I’m fascinated by how new technology can be used to more actively engage the viewer. We're in the midst of a digital (r)evolution and so it makes sense to me to investigate how new technology can enhance or alter the viewer experience.

Trevor Jones, 2008 Fine Art - MA (Hons)

Although in many ways I see myself as a traditional painter - as I continue to enjoy exploring the medium of paint on canvas - I’m also fascinated by how new technology can be used to more actively engage the viewer. We're in the midst of a digital (r)evolution and so it makes sense to me to investigate how new technology can enhance or alter the viewer experience. I began painting scannable QR codes in early 2012, enabling viewers to access an online gallery platform that other artists from around the world could upload images of their work to. The site ended up with 600+ images by artists from over 25 countries and it was at this point that I began to realise the almost limitless possibilities of the art and technology collaboration.

I discovered augmented reality (AR) about a year later, which was very exciting as I was no longer confined to painting computer generated ‘barcode’ patterns. In fact, through this new technology I could alter or enhance the viewer's experience in even more powerful and visually engaging ways. Over the last few years, I’ve created three series of AR paintings that people can scan to bring to life, including ‘story telling’ paintings (with dancing, singing animations), paintings from Royal Botanic Garden Edinburgh with juxtaposed, dark and sinister accompanying short films, and my #EdinburghHacked exhibition last year. In the latter exhibition, I augmented the work with videos of the places and things around the city that were their inspiration, and then I digitally embedded these artwork images throughout the city’s main tourist attractions during the Edinburgh Festival.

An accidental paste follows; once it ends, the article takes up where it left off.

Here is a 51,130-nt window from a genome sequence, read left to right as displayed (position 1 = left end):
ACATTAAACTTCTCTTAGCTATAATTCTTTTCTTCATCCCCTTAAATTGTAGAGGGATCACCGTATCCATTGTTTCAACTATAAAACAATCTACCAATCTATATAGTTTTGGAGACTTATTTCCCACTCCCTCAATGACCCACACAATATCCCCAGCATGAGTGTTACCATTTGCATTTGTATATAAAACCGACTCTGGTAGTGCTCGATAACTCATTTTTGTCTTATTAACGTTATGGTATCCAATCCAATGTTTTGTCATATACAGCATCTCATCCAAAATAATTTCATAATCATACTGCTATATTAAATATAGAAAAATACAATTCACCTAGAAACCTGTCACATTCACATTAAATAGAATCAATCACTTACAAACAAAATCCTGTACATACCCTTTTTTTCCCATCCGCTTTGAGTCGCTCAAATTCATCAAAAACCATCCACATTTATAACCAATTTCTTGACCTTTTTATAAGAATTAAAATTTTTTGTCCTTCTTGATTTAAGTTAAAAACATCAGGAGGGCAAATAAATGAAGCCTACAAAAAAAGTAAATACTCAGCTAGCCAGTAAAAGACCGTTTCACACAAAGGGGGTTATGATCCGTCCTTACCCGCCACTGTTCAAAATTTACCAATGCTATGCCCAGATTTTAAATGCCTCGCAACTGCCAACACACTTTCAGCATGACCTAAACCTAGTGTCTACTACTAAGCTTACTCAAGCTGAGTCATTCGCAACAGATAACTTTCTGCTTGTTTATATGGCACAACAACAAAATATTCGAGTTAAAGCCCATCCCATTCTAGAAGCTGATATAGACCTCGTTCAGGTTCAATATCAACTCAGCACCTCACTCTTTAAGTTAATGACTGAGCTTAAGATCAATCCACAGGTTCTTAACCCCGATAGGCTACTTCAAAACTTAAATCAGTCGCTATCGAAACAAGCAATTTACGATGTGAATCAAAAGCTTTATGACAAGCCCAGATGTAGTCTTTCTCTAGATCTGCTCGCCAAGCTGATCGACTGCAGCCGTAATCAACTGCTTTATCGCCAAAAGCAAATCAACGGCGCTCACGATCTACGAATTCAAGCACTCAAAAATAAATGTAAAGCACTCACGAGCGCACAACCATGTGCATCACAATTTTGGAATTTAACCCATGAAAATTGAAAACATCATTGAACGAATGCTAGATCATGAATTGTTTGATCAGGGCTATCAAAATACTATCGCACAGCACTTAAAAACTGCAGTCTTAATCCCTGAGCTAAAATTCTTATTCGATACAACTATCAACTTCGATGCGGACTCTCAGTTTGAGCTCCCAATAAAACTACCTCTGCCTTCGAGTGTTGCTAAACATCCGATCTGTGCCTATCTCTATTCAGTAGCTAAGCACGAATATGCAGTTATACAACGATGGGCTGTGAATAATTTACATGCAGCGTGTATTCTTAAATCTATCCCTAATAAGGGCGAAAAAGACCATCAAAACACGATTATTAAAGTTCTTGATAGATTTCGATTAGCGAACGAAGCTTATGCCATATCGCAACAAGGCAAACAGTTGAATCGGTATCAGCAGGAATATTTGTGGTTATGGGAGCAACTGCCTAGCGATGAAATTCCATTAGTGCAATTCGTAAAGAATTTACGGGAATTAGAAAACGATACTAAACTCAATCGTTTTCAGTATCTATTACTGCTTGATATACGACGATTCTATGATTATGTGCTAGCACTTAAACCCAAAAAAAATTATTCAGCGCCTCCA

In my new exhibition, ‘Would I Lie to You? The Art of Politics and Propaganda’, I will be exhibiting a series of ten AR oil paintings of world leaders created from rubbish found on the streets of Edinburgh. Each artwork can be scanned with the Creativmuse app to trigger the AR experience, portraying a very different narrative to that which the ‘sitters’ attempt to perpetuate. The exhibition will run for 12 days, coinciding with the US Presidential election 8 November.

It's an exhibition borne out of frustration with current political situations around the world. I see these politicians in the news, on TV, and it often seems like they don’t even believe what is coming out of their mouths. The scandals fly, the evidence is undeniable, the gap between the rich and the poor continues to widen, globalisation chugs along, the masses protest, the masses pay their taxes, and nothing changes. The rich get richer and the powerful continue to benefit from the fact that the media is their tool and that people seem to have very short memories. There is no accountability and there doesn’t seem to be anything we can do about it. So, this is simply my little way of protesting – not that I think it will do anything other than bring people together to the exhibition to complain about the current state of affairs. At least we can all have a glass of wine, a laugh and a moan.